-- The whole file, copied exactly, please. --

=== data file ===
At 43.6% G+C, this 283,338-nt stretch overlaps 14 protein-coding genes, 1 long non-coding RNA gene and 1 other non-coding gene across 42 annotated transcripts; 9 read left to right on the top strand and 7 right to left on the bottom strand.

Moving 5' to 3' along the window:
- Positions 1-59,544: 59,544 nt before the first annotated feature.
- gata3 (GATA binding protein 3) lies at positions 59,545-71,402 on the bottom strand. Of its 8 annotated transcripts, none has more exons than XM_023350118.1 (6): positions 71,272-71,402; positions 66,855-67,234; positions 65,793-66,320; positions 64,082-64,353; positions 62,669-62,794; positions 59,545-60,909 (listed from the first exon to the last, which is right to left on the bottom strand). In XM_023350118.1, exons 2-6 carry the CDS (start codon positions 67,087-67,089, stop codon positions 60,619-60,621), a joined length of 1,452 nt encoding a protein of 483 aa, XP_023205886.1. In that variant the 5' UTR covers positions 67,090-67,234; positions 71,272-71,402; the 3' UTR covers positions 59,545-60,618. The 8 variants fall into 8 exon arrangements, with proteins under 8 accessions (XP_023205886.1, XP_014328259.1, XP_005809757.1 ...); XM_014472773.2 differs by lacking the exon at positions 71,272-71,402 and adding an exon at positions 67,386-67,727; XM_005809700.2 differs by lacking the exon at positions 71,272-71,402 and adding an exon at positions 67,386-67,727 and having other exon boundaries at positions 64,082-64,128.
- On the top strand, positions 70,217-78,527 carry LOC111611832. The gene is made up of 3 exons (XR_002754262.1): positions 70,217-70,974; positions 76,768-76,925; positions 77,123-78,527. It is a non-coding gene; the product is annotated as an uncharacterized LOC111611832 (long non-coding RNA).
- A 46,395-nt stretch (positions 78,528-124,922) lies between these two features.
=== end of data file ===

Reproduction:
At 43.6% G+C, this 283,338-nt stretch overlaps 14 protein-coding genes, 1 long non-coding RNA gene and 1 other non-coding gene across 42 annotated transcripts; 9 read left to right on the top strand and 7 right to left on the bottom strand.

Moving 5' to 3' along the window:
- Positions 1-59,544: 59,544 nt before the first annotated feature.
- gata3 (GATA binding protein 3) lies at positions 59,545-71,402 on the bottom strand. Of its 8 annotated transcripts, none has more exons than XM_023350118.1 (6): positions 71,272-71,402; positions 66,855-67,234; positions 65,793-66,320; positions 64,082-64,353; positions 62,669-62,794; positions 59,545-60,909 (listed from the first exon to the last, which is right to left on the bottom strand). In XM_023350118.1, exons 2-6 carry the CDS (start codon positions 67,087-67,089, stop codon positions 60,619-60,621), a joined length of 1,452 nt encoding a protein of 483 aa, XP_023205886.1. In that variant the 5' UTR covers positions 67,090-67,234; positions 71,272-71,402; the 3' UTR covers positions 59,545-60,618. The 8 variants fall into 8 exon arrangements, with proteins under 8 accessions (XP_023205886.1, XP_014328259.1, XP_005809757.1 ...); XM_014472773.2 differs by lacking the exon at positions 71,272-71,402 and adding an exon at positions 67,386-67,727; XM_005809700.2 differs by lacking the exon at positions 71,272-71,402 and adding an exon at positions 67,386-67,727 and having other exon boundaries at positions 64,082-64,128.
- On the top strand, positions 70,217-78,527 carry LOC111611832. The gene is made up of 3 exons (XR_002754262.1): positions 70,217-70,974; positions 76,768-76,925; positions 77,123-78,527. It is a non-coding gene; the product is annotated as an uncharacterized LOC111611832 (long non-coding RNA).
- A 46,395-nt stretch (positions 78,528-124,922) lies between these two features.